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      WIU student receives top honors for hazing awareness

      Michael Anderson's a junior at WIU.

      A student at Western Illinois University has received a national ranking for his work in the greek community.

      Michael Anderson was one of two people in the country to receive the Hank Nuwer Anti-Hazing Hero Award this year. Anderson received the award during an annual fraternity and sorority conference this month. He was chosen in front of 115 fraternity and sorority groups from across the country.

      We asked Anderson what compelled him to speak out against the issue.

      "I'm appalled. Some of the allegations I've heard about hazing ... I just can't understand why anyone would subject themselves to it or why anyone would participate. Why would you want to do something to physically hurt someone just to make them a part of your organization?" Anderson said.

      That mindset got Anderson thinking about ways to approach the issue on the WIU campus.

      He's currently in charge of house rituals at his fraternity, Sigma Chi. The house along with the WIU campus has a zero tolerance policy for hazing. So does the state of Illinois.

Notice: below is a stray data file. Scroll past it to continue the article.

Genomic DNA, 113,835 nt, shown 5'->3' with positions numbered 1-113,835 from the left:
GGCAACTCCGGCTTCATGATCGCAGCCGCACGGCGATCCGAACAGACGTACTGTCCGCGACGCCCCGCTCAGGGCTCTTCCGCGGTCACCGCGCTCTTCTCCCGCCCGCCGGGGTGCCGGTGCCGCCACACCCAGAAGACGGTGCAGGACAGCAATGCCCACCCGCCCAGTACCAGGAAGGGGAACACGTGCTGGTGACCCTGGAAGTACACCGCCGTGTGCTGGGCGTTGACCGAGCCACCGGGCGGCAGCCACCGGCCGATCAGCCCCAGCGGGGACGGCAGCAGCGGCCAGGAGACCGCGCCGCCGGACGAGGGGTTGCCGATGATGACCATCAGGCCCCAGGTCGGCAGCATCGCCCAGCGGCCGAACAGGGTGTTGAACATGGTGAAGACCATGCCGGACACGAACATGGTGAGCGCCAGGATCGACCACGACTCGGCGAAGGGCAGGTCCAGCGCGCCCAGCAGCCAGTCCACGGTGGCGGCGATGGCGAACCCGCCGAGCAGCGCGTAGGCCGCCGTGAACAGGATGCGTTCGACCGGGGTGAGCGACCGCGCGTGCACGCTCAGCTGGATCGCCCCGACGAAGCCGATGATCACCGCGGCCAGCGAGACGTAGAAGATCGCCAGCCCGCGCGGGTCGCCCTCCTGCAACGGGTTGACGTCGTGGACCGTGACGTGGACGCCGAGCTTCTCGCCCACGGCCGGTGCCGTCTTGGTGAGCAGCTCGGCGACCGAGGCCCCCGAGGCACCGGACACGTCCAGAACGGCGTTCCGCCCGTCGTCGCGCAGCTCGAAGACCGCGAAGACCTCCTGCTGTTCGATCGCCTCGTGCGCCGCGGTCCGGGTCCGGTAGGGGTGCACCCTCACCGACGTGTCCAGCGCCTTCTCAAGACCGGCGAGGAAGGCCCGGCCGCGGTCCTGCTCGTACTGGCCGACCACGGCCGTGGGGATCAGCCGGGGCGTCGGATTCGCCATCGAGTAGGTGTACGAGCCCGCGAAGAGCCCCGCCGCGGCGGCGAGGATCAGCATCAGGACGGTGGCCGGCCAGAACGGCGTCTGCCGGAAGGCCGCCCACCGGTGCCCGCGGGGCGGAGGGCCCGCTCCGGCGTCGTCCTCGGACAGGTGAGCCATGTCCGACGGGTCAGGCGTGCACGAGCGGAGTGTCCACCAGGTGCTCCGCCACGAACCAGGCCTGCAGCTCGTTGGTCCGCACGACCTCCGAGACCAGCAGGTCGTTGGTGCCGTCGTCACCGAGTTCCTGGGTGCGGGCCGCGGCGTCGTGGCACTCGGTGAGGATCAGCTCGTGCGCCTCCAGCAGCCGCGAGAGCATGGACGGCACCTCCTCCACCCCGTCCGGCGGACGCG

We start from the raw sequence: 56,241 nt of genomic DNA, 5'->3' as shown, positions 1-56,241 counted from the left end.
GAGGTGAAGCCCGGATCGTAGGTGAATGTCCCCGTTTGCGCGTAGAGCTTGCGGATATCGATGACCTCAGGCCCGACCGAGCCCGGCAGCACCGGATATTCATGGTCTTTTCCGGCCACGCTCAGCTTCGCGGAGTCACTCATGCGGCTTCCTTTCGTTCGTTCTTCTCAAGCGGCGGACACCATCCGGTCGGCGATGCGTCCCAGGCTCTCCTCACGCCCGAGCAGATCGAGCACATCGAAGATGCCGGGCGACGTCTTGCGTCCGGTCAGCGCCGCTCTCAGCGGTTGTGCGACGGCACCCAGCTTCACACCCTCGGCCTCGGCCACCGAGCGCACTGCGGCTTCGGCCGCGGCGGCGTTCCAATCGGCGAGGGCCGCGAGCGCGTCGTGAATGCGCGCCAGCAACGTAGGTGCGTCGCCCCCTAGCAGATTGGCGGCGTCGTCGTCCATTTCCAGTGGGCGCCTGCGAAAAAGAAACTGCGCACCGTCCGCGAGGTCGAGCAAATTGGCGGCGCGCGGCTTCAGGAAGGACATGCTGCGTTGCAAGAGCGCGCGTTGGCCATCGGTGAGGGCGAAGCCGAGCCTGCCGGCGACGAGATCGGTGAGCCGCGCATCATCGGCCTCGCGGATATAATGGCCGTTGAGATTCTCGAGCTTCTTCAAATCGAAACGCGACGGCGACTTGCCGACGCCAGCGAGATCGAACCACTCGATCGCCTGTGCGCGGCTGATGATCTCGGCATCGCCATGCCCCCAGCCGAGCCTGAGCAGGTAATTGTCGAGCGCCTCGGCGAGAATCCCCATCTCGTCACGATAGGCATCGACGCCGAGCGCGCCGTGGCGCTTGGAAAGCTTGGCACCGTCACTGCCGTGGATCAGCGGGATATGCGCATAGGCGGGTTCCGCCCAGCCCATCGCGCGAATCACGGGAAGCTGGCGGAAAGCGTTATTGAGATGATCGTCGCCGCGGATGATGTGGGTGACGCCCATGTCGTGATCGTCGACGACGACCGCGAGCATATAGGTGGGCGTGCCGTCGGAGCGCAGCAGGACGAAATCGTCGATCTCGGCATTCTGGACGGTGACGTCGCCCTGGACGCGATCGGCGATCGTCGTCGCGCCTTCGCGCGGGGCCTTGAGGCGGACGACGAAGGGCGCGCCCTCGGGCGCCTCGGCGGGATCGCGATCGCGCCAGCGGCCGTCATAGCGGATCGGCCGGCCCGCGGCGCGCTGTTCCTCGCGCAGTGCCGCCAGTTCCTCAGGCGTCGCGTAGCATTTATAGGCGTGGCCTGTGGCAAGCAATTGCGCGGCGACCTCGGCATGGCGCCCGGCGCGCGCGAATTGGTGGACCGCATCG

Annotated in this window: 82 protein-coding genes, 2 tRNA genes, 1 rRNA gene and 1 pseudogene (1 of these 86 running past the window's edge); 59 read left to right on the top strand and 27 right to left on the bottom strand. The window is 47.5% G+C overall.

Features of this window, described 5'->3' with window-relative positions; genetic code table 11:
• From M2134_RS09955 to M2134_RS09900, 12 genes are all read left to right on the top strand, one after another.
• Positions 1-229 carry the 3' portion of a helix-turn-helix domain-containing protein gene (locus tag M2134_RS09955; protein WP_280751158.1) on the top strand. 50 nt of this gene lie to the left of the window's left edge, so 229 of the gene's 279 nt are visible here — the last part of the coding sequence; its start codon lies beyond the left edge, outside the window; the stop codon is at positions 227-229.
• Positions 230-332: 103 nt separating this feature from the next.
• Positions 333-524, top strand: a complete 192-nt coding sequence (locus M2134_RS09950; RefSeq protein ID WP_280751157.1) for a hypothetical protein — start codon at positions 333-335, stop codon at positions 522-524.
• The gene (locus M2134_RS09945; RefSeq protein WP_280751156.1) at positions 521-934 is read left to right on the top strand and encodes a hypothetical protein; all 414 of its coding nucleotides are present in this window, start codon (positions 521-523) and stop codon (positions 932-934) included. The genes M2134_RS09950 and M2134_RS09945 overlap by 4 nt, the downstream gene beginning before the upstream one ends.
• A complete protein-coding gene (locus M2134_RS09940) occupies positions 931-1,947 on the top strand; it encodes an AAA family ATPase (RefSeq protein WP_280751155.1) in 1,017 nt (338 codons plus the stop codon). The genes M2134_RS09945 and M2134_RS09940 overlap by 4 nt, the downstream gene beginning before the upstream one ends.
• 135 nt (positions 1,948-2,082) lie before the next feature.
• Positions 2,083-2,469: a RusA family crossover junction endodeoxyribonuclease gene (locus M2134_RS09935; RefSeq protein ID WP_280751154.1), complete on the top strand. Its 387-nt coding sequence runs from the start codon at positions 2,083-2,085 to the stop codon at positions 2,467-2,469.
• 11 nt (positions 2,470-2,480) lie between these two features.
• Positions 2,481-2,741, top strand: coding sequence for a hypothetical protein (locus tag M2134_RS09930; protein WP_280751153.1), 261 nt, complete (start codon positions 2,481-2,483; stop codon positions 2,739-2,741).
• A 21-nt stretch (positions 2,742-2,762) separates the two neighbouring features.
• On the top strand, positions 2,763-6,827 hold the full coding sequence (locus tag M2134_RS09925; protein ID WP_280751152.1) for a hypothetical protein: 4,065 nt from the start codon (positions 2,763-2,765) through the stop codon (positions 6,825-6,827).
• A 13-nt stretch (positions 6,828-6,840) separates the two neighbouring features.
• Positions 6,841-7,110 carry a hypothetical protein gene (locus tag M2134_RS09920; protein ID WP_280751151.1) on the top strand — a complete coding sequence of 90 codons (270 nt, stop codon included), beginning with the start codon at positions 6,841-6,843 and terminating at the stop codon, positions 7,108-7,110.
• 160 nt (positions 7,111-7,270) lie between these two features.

According to StopHazing.org, hazing is illegal in 44 states, excluding Alaska, Hawaii, Montana, New Mexico, South Dakota and Wyoming.

      Anderson says he's never witnessed hazing himself, but felt it important to educate his classmates on the issue.

      "Stereotypically, you will hear greeks and hazing kind of go together, but if anything, it's probably the furthest thing from the truth, in the sense that we're really against that," Nick Katz, assistant director of WIU's student activities in greek life said. "There was a time in the 90s early 2000s when we did have some groups that were removed for hazing."

      "If there's allegations that happen, generally, they get removed from campus and it takes a period until most of the people that were involved have graduated, that they can come back," Anderson said.

      Anderson originally wanted to bring an hazing awareness week to campus.

      "Do I act or do I react? Do I wait for something to happen or do I try and fix a problem before there is one?" Anderson said.

      His advisors acknowledged that his ambitions were a bit high for the first time around. So he started looking at a day focused on hazing awareness.

      "When I started planning it, they told me to book a room for about 30-50 people. I told them I was going to have the whole community there," Anderson said.

      In October, A WIU professor spoke to more than 225 people at the event. That's more than a fourth of WIU's greek community.

      Anderson says it was a step in the right direction. But educating the community on hazing is far from over.

      The most recent hazing incident in Illinois took place last December at Northern Illinois University. The death of a Pi Kappa Alpha pledge after a night of drinking closed down the fraternity and left dozens of students facing expulsion or suspension from the school.